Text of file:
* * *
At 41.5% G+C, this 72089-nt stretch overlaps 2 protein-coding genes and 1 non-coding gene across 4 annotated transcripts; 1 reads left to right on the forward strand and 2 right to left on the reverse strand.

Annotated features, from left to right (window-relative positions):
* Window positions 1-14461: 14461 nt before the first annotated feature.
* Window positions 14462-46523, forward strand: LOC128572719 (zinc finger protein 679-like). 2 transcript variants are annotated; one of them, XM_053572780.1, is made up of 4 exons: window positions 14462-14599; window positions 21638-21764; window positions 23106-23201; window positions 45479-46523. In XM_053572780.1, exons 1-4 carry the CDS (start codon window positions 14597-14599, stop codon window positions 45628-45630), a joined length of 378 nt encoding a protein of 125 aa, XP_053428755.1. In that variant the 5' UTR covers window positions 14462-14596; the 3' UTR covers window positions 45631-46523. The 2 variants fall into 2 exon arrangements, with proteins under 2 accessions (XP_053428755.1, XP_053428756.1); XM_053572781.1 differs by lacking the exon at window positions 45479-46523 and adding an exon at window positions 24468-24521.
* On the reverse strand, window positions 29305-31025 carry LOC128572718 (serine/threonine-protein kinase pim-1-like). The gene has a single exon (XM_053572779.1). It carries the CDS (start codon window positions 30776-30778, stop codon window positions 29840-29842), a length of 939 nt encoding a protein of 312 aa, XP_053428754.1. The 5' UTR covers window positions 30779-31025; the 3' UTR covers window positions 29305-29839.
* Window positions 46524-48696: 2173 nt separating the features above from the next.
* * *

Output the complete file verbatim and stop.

At 41.5% G+C, this 72089-nt stretch overlaps 2 protein-coding genes and 1 non-coding gene across 4 annotated transcripts; 1 reads left to right on the forward strand and 2 right to left on the reverse strand.

Annotated features, from left to right (window-relative positions):
* Window positions 1-14461: 14461 nt before the first annotated feature.
* Window positions 14462-46523, forward strand: LOC128572719 (zinc finger protein 679-like). 2 transcript variants are annotated; one of them, XM_053572780.1, is made up of 4 exons: window positions 14462-14599; window positions 21638-21764; window positions 23106-23201; window positions 45479-46523. In XM_053572780.1, exons 1-4 carry the CDS (start codon window positions 14597-14599, stop codon window positions 45628-45630), a joined length of 378 nt encoding a protein of 125 aa, XP_053428755.1. In that variant the 5' UTR covers window positions 14462-14596; the 3' UTR covers window positions 45631-46523. The 2 variants fall into 2 exon arrangements, with proteins under 2 accessions (XP_053428755.1, XP_053428756.1); XM_053572781.1 differs by lacking the exon at window positions 45479-46523 and adding an exon at window positions 24468-24521.
* On the reverse strand, window positions 29305-31025 carry LOC128572718 (serine/threonine-protein kinase pim-1-like). The gene has a single exon (XM_053572779.1). It carries the CDS (start codon window positions 30776-30778, stop codon window positions 29840-29842), a length of 939 nt encoding a protein of 312 aa, XP_053428754.1. The 5' UTR covers window positions 30779-31025; the 3' UTR covers window positions 29305-29839.
* Window positions 46524-48696: 2173 nt separating the features above from the next.